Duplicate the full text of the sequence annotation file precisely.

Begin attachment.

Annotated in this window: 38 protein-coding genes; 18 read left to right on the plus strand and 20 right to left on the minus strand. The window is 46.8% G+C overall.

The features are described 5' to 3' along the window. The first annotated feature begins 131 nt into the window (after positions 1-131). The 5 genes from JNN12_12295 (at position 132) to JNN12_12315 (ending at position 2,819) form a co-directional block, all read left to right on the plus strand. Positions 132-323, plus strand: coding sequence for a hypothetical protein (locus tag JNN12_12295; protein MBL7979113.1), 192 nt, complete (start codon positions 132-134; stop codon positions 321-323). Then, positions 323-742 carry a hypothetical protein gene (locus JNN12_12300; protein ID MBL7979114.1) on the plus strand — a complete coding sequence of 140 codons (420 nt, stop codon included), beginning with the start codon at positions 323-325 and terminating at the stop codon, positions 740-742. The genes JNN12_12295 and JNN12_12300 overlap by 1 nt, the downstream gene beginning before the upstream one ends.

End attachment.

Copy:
Annotated in this window: 38 protein-coding genes; 18 read left to right on the plus strand and 20 right to left on the minus strand. The window is 46.8% G+C overall.

The features are described 5' to 3' along the window. The first annotated feature begins 131 nt into the window (after positions 1-131). The 5 genes from JNN12_12295 (at position 132) to JNN12_12315 (ending at position 2,819) form a co-directional block, all read left to right on the plus strand. Positions 132-323, plus strand: coding sequence for a hypothetical protein (locus tag JNN12_12295; protein MBL7979113.1), 192 nt, complete (start codon positions 132-134; stop codon positions 321-323). Then, positions 323-742 carry a hypothetical protein gene (locus JNN12_12300; protein ID MBL7979114.1) on the plus strand — a complete coding sequence of 140 codons (420 nt, stop codon included), beginning with the start codon at positions 323-325 and terminating at the stop codon, positions 740-742. The genes JNN12_12295 and JNN12_12300 overlap by 1 nt, the downstream gene beginning before the upstream one ends.